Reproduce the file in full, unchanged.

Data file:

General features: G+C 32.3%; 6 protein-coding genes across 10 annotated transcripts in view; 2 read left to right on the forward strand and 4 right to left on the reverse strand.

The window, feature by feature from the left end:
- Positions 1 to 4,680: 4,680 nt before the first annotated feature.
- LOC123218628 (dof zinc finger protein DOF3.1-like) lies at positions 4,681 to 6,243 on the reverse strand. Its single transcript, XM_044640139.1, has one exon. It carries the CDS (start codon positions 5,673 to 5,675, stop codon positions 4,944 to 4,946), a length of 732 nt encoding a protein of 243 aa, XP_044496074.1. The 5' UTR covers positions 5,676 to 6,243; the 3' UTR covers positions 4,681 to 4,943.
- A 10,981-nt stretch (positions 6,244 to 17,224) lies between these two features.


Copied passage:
General features: G+C 32.3%; 6 protein-coding genes across 10 annotated transcripts in view; 2 read left to right on the forward strand and 4 right to left on the reverse strand.

The window, feature by feature from the left end:
- Positions 1 to 4,680: 4,680 nt before the first annotated feature.
- LOC123218628 (dof zinc finger protein DOF3.1-like) lies at positions 4,681 to 6,243 on the reverse strand. Its single transcript, XM_044640139.1, has one exon. It carries the CDS (start codon positions 5,673 to 5,675, stop codon positions 4,944 to 4,946), a length of 732 nt encoding a protein of 243 aa, XP_044496074.1. The 5' UTR covers positions 5,676 to 6,243; the 3' UTR covers positions 4,681 to 4,943.
- A 10,981-nt stretch (positions 6,244 to 17,224) lies between these two features.